You can’t have a conversation unless you listen and respond accordingly. Otherwise, there’s no context and participants are pretty much talking to themselves. It’s the same with persuasive writing. To do it right, there’s as much ear-to-ground as fingers-to-keyboard involved.
This philosophy is at the heart of our new tagline, Content to Conversation, which actually is less a line than a circle of ongoing listening and conversing – all with the goal of persuading consumers to choose a client’s product or service.
The starting point is our initial engagement, in which we listen to clients to get their perspectives of who they are, their competitive environment and where they want to go. At this stage, we both collaborate and lead, integrating the client’s insights with our marketing knowledge and experience.
We also “listen” to the competition and market, adding to the client conversation and discovering its differentiators – those things that make them stand out.
We then create a plan that includes content designed to create positive change in the way the client and its products and services are perceived. When done correctly, that persuasive content begins a conversation among the client and its customers and potential customers, selling product, building loyalty and creating new champions.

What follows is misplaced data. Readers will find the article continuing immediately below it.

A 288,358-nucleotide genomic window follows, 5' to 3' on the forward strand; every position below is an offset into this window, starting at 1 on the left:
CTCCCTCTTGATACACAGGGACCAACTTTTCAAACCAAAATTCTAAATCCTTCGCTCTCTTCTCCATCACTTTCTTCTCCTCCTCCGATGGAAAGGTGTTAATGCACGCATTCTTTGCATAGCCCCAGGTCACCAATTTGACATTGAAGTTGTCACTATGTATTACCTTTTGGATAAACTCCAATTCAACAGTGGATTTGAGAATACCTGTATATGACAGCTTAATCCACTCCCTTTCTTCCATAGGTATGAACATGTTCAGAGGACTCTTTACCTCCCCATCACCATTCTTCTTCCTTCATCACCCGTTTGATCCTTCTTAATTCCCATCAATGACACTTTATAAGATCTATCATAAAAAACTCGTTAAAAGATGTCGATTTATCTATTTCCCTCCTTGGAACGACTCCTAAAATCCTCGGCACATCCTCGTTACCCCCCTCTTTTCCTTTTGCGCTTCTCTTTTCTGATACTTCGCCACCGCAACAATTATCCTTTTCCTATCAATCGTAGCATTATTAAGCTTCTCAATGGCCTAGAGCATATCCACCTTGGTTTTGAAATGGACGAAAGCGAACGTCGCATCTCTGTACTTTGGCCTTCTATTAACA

The cycle is ongoing, as companies and consumers change over time.
There are some constants, however, including the basic rules of the persuasive content creation that forms the core of all messaging. These include:
- Never promise what you can’t deliver or defend. (How many “world famous fries” have you eaten in your lifetime?)
- Speak directly to the audience(s) targeted. (Know their needs; don’t guess.)
- Promote trust in the company through specific, fact-based assertions. (“We’re the best,” doesn’t cut it.)
- Provide the occasional “aha,” the “I never thought of that.” (We all love having new information to share with others.)
- Solve problems. (Everyone loves a problem-solver.)
In other words, leave fluff to the cat, and make strong, compelling arguments based on knowledge and supported by logic.
Be someone worth listening to as a company, and you’ll turn conversations into sales.